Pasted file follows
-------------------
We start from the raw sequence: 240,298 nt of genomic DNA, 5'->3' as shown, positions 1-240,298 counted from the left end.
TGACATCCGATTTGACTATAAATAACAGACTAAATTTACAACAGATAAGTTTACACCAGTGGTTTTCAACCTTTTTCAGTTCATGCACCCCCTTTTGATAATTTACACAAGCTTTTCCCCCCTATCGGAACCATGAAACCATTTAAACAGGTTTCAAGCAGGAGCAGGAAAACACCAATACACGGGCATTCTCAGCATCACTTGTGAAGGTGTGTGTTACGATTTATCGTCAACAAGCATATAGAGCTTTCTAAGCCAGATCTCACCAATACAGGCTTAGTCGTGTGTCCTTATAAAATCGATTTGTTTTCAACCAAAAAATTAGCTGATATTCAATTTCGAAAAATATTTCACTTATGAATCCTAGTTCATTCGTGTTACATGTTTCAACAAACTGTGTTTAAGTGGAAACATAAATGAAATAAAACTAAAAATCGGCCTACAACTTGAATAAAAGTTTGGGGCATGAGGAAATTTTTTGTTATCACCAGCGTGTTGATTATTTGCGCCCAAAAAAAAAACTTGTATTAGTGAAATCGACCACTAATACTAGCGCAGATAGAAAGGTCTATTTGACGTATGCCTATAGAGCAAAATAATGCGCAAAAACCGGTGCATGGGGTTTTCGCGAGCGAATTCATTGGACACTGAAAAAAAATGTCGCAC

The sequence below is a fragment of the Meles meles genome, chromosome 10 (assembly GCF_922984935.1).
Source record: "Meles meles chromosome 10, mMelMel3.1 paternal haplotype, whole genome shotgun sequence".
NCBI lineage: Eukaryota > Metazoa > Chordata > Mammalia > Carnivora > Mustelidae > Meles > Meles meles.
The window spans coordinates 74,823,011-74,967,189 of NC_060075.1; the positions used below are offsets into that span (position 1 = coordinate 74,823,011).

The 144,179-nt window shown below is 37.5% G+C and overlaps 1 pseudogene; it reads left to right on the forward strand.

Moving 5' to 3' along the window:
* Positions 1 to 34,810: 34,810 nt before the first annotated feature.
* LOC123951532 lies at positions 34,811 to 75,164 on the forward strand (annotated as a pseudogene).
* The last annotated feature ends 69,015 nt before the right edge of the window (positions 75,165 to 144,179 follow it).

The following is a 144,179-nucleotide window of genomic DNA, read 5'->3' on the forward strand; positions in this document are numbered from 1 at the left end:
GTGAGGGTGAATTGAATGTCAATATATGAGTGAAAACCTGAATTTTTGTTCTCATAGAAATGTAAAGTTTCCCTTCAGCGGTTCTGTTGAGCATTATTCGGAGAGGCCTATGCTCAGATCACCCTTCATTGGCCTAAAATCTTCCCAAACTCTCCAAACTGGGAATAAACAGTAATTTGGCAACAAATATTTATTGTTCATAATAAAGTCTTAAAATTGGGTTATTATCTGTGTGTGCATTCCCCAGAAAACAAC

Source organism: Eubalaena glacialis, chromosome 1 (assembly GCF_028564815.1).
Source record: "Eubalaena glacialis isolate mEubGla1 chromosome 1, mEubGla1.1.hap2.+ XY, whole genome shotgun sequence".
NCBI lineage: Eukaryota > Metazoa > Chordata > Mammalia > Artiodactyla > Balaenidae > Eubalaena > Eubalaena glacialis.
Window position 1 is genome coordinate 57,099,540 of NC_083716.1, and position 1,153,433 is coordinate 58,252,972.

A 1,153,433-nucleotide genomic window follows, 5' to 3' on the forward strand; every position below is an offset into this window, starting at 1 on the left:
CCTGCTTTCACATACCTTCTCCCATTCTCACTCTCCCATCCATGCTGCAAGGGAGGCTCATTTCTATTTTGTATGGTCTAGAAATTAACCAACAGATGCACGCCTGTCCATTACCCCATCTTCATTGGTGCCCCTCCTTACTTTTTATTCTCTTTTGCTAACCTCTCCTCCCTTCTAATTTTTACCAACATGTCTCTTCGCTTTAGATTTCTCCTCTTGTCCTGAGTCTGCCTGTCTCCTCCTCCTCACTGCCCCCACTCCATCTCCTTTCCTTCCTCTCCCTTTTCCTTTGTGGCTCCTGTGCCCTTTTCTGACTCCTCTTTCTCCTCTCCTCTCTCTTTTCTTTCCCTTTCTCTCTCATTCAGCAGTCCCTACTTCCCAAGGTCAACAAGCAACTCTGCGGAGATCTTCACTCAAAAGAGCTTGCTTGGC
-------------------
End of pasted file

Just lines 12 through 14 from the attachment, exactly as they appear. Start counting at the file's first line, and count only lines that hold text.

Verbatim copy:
The following is a 144,179-nucleotide window of genomic DNA, read 5'->3' on the forward strand; positions in this document are numbered from 1 at the left end:
GTGAGGGTGAATTGAATGTCAATATATGAGTGAAAACCTGAATTTTTGTTCTCATAGAAATGTAAAGTTTCCCTTCAGCGGTTCTGTTGAGCATTATTCGGAGAGGCCTATGCTCAGATCACCCTTCATTGGCCTAAAATCTTCCCAAACTCTCCAAACTGGGAATAAACAGTAATTTGGCAACAAATATTTATTGTTCATAATAAAGTCTTAAAATTGGGTTATTATCTGTGTGTGCATTCCCCAGAAAACAAC

Source organism: Eubalaena glacialis, chromosome 1 (assembly GCF_028564815.1).